After nearly 10,000 refugees and migrants entered Croatia in the past two days, the country has placed its army on alert to deploy on the country's border with Serbia. People who were turned away by Hungary now see Croatia as an alternate route into European Union countries.

Reporting from the Croatia-Serbia border, Lauren Frayer spoke to Jamal al-Shahoud, a refugee from Syria, who told her, "Here no food, no water. No buses, no trains. Nothing here. Just tired."

Lauren reports for our Newscast unit:

Dominic Chavez / World Bank

Senator Chris Murphy is joining Connecticut advocates to call for a big increase in the number of Syrian refugees resettled in the United States.

With new border control laws taking effect, Hungary has sealed its border with Serbia. Processing areas that were packed with more than 9,300 refugees and other migrants on Monday now stand empty.

Hungary declared a crisis in two southern counties today, as crowds of migrants were halted in Serbia, having missed the midnight deadline before the new and stricter laws took effect.

U.S. Department of State / Creative Commons

Ever since a photo of a Syrian boy dead on a beach made the rounds of the internet, there has been a new focus on the refugee crisis. The United Nations reports more than four million registered Syrian refugees and the country's neighbors are taking the brunt of the strain. Now Europe is struggling to handle a flood of migrants to that continent. Germany is among the countries imposing border controls in response to the flood of refugees who survived the long and dangerous journey away from war.

Chion Wolf / WNPR

U.S. Senator Richard Blumenthal said the U.S. should take a greater role in the refugee crisis in Europe and the Middle East developing from the Syrian civil war and ISIS terrorism.

Blondinrikard Fröberg / Creative Commons

When Senator Richard Blumenthal announced that he would support the deal struck between the Obama administration and Iran over that country’s nuclear program, it all but assured that the plan would go through without congressional obstacles. 

Updated at 3:10 p.m. ET

Germany's interior minister confirmed Sunday that his country would impose temporary controls on its border, halting trains between Austria and Germany for a 12-hour period to stem the flow of refugees flooding into Munich.

"The aim of these measures is to limit the current inflows to Germany and to return to orderly procedures when people enter the country," Thomas de Maiziere said at a news conference.

Senate Democrats banded together and blocked a resolution disapproving the landmark nuclear agreement between the U.S., Iran and five other nations on Thursday, and in doing so handed President Obama a major foreign policy victory.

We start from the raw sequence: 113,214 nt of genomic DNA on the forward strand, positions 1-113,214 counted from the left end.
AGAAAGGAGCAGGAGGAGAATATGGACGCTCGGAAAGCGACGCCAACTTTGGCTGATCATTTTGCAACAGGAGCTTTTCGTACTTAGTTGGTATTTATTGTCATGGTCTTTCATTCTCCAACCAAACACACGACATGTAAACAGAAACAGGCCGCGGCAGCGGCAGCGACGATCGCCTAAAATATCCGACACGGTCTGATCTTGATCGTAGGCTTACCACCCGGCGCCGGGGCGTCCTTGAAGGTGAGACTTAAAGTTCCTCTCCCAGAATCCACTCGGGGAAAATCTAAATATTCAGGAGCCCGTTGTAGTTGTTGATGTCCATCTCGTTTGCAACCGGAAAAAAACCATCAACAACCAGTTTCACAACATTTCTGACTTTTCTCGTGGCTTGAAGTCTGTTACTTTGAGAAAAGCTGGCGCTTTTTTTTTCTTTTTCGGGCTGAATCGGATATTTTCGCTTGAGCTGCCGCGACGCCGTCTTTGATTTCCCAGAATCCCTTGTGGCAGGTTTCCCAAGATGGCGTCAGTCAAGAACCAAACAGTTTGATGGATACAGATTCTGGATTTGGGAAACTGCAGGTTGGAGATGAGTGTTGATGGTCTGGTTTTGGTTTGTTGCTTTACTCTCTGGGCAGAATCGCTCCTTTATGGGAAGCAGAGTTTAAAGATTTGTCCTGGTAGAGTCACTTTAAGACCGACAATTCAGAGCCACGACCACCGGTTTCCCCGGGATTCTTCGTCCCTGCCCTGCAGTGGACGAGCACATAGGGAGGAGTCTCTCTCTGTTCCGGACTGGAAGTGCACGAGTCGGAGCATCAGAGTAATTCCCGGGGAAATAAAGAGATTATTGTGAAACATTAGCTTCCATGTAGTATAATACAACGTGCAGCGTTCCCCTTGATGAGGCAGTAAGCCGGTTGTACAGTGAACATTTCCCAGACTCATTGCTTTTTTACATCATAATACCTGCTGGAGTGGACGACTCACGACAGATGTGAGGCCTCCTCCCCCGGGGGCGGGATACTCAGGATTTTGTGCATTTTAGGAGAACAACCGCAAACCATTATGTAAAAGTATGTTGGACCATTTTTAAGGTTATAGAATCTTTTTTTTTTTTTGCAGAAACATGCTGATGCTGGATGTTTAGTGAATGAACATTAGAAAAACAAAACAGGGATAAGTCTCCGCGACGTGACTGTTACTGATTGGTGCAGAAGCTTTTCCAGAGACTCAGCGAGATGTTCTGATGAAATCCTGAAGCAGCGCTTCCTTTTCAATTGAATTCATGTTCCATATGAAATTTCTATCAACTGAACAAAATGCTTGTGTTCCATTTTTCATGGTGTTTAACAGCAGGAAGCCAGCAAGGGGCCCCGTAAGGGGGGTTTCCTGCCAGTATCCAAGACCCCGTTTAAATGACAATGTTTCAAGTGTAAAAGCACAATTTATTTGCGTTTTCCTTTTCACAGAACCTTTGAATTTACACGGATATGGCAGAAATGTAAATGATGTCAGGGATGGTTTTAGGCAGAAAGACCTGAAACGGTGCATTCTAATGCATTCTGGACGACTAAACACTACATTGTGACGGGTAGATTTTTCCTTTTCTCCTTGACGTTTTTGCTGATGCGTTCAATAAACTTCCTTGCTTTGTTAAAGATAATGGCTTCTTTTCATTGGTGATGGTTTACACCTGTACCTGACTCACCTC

The procedural vote fell two votes shy of the 60 needed to proceed. The significance of the vote is that the controversial accord, which lifts sanctions on Tehran in exchange for Iran curtailing its nuclear program, will be enacted without a major showdown between the White House and the Republican-controlled Congress.

Connecticut Senator Chris Murphy returned from a five-day trip to the Middle East earlier this week. He discussed the Iran nuclear agreement, the Syrian refugee crisis and other issues during a conference call with reporters Tuesday.

Senate Democrats are on the verge of delivering a big win to President Obama on the nuclear agreement between the U.S., Iran and five other world powers.

With three more Democrats announcing Tuesday they were backing the accord, it gave supporters enough votes to prevent the passage of a disapproval resolution. Any such resolution would sink the White House-backed nuclear deal that lifts sanctions on Tehran in exchange for Iran curbing its nuclear program.

Ryan Caron King / WNPR

Sen. Richard Blumenthal announced on Tuesday that he will support the Iran nuclear plan. Speaking in Hartford, he said, "Rejecting this agreement is fraught with unacceptable risk."

With thousands of Syrian refugees and other migrants finally reaching havens in Germany and other European countries — and thousands more arriving daily — the Obama administration says it's "actively considering" ways to help, including allowing more refugees into the U.S.

The migrant crisis has placed stress on infrastructure in Greece, Macedonia and Hungary. It has also highlighted divisions between European Union countries.

The leader of Iran's legislature has definite views on his country's nuclear deal with world powers.

Ali Larijani says the agreement is good enough. He adds that United States' reading of that deal, particularly when it comes to sanctions, is not good at all. And he's hoping that the agreement brings change in his country — though not as much as many Iranians would want.

Saudi Arabia's new king is at the White House on Friday and Iran is expected to be high on the agenda. The Obama administration has been trying to reassure Gulf Arab allies that a nuclear deal with Iran doesn't mean that the U.S. will turn away from its other concerns about Iranian activities in the Middle East. To prove that, the U.S. is stepping up military sales to Saudi Arabia.